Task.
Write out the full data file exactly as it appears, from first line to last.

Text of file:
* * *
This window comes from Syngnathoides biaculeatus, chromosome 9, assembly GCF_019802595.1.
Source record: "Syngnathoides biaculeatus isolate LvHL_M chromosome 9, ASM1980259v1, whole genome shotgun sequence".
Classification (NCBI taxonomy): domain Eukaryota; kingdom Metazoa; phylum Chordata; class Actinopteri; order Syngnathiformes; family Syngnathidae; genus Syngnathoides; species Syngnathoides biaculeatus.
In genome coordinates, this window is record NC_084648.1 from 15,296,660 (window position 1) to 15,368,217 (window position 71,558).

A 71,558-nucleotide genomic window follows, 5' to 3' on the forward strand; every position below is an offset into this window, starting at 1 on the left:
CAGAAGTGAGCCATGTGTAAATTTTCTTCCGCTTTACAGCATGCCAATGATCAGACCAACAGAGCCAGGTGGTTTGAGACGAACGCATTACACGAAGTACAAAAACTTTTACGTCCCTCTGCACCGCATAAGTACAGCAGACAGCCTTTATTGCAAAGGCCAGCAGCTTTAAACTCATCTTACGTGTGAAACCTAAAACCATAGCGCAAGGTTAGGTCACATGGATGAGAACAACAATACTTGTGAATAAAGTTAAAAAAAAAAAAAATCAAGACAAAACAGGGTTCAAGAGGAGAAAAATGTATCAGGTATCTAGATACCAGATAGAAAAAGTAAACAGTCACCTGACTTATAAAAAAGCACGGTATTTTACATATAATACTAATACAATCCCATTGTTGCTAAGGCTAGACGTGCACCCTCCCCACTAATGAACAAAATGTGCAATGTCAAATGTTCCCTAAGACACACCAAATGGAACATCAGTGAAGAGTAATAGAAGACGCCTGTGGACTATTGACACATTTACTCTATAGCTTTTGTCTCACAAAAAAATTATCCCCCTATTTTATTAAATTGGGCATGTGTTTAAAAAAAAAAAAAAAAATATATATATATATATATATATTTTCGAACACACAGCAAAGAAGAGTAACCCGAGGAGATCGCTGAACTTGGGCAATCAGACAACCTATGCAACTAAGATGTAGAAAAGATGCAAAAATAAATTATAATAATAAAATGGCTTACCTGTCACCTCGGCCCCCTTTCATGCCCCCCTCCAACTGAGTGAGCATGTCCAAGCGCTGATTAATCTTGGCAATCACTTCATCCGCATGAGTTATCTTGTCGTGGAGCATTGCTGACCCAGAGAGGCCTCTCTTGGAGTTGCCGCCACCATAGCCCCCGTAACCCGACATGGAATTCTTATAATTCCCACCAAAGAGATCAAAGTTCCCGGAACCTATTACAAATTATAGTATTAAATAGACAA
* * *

This window comes from Syngnathoides biaculeatus, chromosome 9, assembly GCF_019802595.1.
Source record: "Syngnathoides biaculeatus isolate LvHL_M chromosome 9, ASM1980259v1, whole genome shotgun sequence".
Classification (NCBI taxonomy): domain Eukaryota; kingdom Metazoa; phylum Chordata; class Actinopteri; order Syngnathiformes; family Syngnathidae; genus Syngnathoides; species Syngnathoides biaculeatus.
In genome coordinates, this window is record NC_084648.1 from 15,296,660 (window position 1) to 15,368,217 (window position 71,558).

A 71,558-nucleotide genomic window follows, 5' to 3' on the forward strand; every position below is an offset into this window, starting at 1 on the left:
CAGAAGTGAGCCATGTGTAAATTTTCTTCCGCTTTACAGCATGCCAATGATCAGACCAACAGAGCCAGGTGGTTTGAGACGAACGCATTACACGAAGTACAAAAACTTTTACGTCCCTCTGCACCGCATAAGTACAGCAGACAGCCTTTATTGCAAAGGCCAGCAGCTTTAAACTCATCTTACGTGTGAAACCTAAAACCATAGCGCAAGGTTAGGTCACATGGATGAGAACAACAATACTTGTGAATAAAGTTAAAAAAAAAAAAAATCAAGACAAAACAGGGTTCAAGAGGAGAAAAATGTATCAGGTATCTAGATACCAGATAGAAAAAGTAAACAGTCACCTGACTTATAAAAAAGCACGGTATTTTACATATAATACTAATACAATCCCATTGTTGCTAAGGCTAGACGTGCACCCTCCCCACTAATGAACAAAATGTGCAATGTCAAATGTTCCCTAAGACACACCAAATGGAACATCAGTGAAGAGTAATAGAAGACGCCTGTGGACTATTGACACATTTACTCTATAGCTTTTGTCTCACAAAAAAATTATCCCCCTATTTTATTAAATTGGGCATGTGTTTAAAAAAAAAAAAAAAAATATATATATATATATATATATTTTCGAACACACAGCAAAGAAGAGTAACCCGAGGAGATCGCTGAACTTGGGCAATCAGACAACCTATGCAACTAAGATGTAGAAAAGATGCAAAAATAAATTATAATAATAAAATGGCTTACCTGTCACCTCGGCCCCCTTTCATGCCCCCCTCCAACTGAGTGAGCATGTCCAAGCGCTGATTAATCTTGGCAATCACTTCATCCGCATGAGTTATCTTGTCGTGGAGCATTGCTGACCCAGAGAGGCCTCTCTTGGAGTTGCCGCCACCATAGCCCCCGTAACCCGACATGGAATTCTTATAATTCCCACCAAAGAGATCAAAGTTCCCGGAACCTATTACAAATTATAGTATTAAATAGACAA